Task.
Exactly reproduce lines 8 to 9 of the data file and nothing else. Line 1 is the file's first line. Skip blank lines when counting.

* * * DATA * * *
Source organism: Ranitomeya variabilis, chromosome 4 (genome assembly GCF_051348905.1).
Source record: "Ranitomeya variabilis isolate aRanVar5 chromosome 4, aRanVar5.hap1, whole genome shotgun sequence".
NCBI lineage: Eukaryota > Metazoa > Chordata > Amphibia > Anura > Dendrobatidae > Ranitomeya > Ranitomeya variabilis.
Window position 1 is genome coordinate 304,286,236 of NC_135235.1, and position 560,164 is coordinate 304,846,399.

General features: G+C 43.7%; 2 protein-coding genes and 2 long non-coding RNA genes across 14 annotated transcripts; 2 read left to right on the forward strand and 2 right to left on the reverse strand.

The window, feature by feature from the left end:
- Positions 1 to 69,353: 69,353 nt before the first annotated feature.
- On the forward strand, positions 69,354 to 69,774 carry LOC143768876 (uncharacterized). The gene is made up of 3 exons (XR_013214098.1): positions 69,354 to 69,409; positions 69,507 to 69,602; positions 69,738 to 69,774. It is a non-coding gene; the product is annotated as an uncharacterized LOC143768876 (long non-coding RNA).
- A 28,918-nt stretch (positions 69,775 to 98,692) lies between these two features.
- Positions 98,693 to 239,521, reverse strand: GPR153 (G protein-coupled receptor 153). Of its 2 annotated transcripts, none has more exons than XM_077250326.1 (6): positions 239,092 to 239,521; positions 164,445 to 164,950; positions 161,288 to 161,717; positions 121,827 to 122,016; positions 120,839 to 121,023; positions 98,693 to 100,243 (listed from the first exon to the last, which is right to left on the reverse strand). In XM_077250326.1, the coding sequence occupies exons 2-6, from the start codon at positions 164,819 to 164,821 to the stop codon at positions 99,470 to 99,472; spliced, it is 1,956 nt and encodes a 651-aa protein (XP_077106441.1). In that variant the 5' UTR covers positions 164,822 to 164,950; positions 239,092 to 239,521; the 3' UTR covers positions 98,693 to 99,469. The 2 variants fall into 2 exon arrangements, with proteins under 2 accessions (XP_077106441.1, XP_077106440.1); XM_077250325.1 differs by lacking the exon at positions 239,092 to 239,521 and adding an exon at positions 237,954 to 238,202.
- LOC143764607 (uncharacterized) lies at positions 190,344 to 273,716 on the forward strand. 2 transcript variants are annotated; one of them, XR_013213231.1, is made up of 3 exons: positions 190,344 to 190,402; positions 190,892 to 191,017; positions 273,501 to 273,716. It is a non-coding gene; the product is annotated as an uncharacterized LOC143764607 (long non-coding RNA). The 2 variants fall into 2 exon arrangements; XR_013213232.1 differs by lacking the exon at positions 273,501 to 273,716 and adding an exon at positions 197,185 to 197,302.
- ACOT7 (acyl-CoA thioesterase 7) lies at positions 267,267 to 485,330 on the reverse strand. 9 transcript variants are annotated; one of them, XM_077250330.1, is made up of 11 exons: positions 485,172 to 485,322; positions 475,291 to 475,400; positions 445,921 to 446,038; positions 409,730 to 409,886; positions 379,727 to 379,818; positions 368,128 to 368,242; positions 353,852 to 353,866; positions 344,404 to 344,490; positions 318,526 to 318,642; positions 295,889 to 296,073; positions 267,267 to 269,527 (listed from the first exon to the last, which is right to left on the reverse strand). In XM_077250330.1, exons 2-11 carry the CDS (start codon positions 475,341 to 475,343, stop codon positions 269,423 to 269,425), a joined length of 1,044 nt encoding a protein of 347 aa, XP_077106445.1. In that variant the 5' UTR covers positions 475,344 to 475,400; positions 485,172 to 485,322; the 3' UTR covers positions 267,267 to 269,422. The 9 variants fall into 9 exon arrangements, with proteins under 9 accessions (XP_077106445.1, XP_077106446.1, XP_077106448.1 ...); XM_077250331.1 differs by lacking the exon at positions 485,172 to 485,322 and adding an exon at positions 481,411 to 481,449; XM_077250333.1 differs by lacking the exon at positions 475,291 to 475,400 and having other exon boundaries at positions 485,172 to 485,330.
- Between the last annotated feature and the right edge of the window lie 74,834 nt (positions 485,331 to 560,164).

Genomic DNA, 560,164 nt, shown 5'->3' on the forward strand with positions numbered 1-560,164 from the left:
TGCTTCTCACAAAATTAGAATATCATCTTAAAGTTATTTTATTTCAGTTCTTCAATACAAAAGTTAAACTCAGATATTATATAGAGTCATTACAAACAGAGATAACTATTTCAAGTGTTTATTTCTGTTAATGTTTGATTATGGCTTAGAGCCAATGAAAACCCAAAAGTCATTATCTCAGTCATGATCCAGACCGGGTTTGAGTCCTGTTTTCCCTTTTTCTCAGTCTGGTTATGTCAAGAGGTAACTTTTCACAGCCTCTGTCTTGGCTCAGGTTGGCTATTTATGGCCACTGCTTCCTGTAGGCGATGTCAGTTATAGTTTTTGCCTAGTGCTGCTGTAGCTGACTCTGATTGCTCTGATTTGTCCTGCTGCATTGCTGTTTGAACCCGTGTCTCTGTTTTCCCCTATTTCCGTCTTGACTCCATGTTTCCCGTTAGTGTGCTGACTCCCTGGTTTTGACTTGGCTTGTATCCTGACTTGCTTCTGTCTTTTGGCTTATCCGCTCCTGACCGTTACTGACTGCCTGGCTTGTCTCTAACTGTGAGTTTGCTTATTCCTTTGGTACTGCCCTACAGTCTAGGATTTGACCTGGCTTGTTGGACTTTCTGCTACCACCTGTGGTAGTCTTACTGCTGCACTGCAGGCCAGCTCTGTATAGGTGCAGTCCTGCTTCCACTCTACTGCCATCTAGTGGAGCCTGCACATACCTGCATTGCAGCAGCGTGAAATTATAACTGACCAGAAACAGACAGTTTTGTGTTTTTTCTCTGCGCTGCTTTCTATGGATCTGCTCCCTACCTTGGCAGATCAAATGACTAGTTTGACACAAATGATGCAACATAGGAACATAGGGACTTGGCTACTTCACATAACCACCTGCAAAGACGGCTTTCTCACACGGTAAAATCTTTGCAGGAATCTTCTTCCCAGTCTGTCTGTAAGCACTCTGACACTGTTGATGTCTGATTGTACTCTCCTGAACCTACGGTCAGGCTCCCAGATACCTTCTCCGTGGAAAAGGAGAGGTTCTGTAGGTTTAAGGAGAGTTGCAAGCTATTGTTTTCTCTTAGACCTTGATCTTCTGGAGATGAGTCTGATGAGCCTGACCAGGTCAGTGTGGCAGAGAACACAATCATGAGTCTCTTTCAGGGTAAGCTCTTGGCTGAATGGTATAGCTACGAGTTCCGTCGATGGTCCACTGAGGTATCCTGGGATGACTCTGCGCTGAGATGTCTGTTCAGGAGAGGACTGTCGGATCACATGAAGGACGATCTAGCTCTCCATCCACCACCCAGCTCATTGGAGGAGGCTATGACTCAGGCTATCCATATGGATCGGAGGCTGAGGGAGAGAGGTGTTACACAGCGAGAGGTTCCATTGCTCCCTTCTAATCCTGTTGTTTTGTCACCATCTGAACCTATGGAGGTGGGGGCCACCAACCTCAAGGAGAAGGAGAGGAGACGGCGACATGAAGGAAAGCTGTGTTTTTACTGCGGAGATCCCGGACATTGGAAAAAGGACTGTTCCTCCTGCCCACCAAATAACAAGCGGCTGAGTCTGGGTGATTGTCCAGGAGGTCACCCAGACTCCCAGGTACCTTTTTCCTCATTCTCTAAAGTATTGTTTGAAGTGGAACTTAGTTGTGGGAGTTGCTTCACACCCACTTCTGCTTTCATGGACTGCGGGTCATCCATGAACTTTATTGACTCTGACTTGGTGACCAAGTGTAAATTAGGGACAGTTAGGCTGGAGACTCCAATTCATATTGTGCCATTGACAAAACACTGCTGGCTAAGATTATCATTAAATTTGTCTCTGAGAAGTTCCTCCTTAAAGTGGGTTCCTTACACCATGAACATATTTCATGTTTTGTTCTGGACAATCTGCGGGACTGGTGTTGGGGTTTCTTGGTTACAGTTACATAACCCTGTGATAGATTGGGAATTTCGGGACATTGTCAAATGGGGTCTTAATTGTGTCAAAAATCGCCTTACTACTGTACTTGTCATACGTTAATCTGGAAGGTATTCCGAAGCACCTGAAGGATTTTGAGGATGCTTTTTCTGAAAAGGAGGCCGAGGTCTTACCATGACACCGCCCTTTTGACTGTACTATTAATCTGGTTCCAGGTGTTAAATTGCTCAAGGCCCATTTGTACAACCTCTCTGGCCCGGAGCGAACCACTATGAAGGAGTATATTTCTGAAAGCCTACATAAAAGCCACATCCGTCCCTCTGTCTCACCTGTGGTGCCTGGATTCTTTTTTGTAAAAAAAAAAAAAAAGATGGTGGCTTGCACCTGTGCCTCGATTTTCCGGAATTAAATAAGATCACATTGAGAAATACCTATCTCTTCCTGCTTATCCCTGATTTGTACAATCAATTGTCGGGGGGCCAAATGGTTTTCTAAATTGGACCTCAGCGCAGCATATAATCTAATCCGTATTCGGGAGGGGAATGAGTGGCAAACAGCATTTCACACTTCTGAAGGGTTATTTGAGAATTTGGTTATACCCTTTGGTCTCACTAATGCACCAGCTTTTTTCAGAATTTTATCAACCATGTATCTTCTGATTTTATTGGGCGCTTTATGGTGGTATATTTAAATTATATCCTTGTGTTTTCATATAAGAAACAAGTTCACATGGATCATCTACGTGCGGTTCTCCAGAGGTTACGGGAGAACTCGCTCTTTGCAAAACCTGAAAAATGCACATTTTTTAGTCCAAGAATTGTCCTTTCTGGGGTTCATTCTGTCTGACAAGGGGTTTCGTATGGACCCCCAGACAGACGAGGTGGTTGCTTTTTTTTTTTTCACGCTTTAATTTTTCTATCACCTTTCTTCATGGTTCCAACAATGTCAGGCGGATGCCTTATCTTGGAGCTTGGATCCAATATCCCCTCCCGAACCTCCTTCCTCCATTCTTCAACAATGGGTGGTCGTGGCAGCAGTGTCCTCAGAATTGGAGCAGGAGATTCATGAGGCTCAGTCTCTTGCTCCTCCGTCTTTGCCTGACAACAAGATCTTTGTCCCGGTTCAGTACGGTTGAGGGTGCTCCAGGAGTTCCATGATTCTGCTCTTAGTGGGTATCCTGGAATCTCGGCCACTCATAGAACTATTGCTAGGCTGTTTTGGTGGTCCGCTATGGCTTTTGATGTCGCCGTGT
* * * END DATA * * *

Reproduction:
- On the forward strand, positions 69,354 to 69,774 carry LOC143768876 (uncharacterized). The gene is made up of 3 exons (XR_013214098.1): positions 69,354 to 69,409; positions 69,507 to 69,602; positions 69,738 to 69,774. It is a non-coding gene; the product is annotated as an uncharacterized LOC143768876 (long non-coding RNA).
- A 28,918-nt stretch (positions 69,775 to 98,692) lies between these two features.